British Sugar has joined hands with various industry associations to start a campaign that is aimed at opposing the proposed UK sugar tax. The Peterborough-based company, which is a subsidiary of Primark owner Associated British Foods, is the sole British producer of sugar from sugar beet.
The associations it has teamed up with range from vending machine operators to farmers. They include British Soft Drinks Association, the British Beer & Pub Association and the Federation of Wholesale Distributors among others.
In total, these groups represent more than 400,000 workers in the country. The joint campaign, "face the facts, can the tax" will be launched on Tuesday (16 August). It comes amid the launch of a government consultation into the introduction of the sugar tax, which former Chancellor George Osborne had announced in the March budget in an effort to tackle obesity.
The campaign will warn that the proposed levy on drinks containing more than 5g of sugar per 100ml will do little to tackle obesity and will lead to job redundancies. This is on the same lines as that of a study published last month by the think tank Oxford Economics.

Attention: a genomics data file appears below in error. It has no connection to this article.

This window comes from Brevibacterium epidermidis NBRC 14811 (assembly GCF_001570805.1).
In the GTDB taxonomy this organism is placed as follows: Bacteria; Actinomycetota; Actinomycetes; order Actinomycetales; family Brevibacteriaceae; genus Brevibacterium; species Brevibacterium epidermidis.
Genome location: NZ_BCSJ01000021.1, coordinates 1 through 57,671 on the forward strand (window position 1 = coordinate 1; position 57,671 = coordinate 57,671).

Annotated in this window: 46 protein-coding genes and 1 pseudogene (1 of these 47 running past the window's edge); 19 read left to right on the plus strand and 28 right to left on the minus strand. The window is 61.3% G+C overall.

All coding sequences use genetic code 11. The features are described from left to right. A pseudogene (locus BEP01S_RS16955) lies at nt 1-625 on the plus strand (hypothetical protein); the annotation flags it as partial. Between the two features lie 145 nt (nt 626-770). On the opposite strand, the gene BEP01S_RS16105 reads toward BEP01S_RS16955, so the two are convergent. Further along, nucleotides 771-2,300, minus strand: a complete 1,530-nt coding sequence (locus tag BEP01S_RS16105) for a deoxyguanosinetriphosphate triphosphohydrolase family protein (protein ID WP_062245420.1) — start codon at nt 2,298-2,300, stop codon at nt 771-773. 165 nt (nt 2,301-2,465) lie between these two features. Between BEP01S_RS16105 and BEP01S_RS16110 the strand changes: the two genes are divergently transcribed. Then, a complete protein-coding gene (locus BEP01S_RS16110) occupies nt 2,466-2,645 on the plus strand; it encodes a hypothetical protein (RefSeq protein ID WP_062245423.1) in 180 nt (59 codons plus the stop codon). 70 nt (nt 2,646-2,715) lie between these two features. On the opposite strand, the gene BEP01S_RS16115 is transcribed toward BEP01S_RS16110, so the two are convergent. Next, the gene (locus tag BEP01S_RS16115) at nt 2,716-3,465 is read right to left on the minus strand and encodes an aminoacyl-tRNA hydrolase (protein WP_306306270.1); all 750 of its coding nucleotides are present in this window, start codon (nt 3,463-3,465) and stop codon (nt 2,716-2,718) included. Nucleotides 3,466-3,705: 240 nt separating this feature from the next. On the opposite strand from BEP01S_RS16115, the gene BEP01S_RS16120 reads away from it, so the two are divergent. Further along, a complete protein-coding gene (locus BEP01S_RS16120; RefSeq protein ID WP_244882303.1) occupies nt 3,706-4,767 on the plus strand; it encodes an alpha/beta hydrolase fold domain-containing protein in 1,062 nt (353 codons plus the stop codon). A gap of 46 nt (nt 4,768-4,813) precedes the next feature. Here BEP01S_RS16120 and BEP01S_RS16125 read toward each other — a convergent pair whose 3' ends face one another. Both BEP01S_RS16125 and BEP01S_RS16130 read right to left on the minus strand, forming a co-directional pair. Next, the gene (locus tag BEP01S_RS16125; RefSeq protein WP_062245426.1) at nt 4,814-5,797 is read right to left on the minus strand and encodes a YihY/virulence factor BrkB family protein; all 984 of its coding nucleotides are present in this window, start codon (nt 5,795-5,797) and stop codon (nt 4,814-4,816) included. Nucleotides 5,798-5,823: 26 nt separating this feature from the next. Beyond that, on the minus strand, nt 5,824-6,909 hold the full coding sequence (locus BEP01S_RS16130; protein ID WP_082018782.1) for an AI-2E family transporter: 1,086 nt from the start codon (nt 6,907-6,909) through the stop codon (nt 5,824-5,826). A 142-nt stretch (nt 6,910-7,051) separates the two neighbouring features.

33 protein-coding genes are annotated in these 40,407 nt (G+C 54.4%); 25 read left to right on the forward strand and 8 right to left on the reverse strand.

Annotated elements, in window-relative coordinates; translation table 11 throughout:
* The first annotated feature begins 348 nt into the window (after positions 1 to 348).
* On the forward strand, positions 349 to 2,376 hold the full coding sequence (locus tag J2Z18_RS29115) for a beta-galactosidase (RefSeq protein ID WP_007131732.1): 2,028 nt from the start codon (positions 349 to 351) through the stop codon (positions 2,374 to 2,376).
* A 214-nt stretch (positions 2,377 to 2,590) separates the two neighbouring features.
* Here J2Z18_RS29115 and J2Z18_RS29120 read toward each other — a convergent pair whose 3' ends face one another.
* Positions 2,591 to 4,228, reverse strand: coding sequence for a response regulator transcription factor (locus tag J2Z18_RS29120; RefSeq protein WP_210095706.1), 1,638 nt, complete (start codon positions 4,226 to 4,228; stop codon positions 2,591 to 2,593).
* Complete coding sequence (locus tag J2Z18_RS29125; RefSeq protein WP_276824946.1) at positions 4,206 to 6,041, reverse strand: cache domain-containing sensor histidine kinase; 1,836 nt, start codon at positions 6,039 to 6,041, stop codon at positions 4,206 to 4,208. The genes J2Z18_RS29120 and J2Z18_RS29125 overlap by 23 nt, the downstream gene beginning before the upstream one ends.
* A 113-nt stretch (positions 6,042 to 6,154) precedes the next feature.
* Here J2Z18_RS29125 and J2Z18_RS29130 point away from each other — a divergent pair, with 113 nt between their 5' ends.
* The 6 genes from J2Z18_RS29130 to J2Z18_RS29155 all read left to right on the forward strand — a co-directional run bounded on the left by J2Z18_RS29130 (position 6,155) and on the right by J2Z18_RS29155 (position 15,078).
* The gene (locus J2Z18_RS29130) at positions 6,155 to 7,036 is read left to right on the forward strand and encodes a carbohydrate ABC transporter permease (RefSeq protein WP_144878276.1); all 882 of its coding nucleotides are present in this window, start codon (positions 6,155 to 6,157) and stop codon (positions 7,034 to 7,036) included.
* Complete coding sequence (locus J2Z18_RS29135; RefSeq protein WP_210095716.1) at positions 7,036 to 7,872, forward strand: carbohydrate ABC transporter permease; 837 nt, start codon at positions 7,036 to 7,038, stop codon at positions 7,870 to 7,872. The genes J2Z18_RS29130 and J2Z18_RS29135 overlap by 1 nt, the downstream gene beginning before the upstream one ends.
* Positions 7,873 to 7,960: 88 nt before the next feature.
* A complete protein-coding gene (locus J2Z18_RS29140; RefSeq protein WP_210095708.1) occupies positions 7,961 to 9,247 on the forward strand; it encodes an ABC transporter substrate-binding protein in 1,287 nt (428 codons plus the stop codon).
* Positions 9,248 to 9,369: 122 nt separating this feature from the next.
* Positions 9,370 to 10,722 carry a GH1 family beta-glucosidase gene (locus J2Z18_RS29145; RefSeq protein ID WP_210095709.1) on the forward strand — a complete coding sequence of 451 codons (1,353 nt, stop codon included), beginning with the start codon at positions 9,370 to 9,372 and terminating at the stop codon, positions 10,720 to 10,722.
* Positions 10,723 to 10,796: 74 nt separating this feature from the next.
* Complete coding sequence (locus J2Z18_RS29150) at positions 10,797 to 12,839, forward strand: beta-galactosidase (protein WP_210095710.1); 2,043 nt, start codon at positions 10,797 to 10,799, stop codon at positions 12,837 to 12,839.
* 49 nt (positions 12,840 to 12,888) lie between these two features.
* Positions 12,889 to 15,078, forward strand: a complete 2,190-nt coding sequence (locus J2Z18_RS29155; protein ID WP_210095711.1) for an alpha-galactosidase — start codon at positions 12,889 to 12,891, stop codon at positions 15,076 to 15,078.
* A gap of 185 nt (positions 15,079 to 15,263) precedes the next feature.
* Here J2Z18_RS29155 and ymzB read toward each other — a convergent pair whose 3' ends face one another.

It had said that the sugar tax would reduce soft drink sales by just 1.6% and on the downside could result in more than 4,000 job cuts mainly across hospitality companies and small retailers.
The think tank also said this tax would reduce £132m ($170.5m) in the industry's contribution to the national GDP.
"We question if a tax is the appropriate measure," Paul Kenward, the managing director of British Sugar was quoted as saying by the Telegraph. "Tax is often used by governments to reduce consumption, but in this case there is no credible evidence that a sugar tax will prompt a change in consumer behaviour," he added.
The Guardian quoted Gavin Partington, director general of the British Soft Drinks Association as saying: "We absolutely agree with the government that obesity levels are too high and action is needed, but burdening businesses and consumers with an ineffective tax is not the answer."
However, a Treasury spokesman argued: "The levy is about getting producers to use healthier ingredients to reduce the levels of added sugar in products our children consume. If they reformulate, they won't have to pay."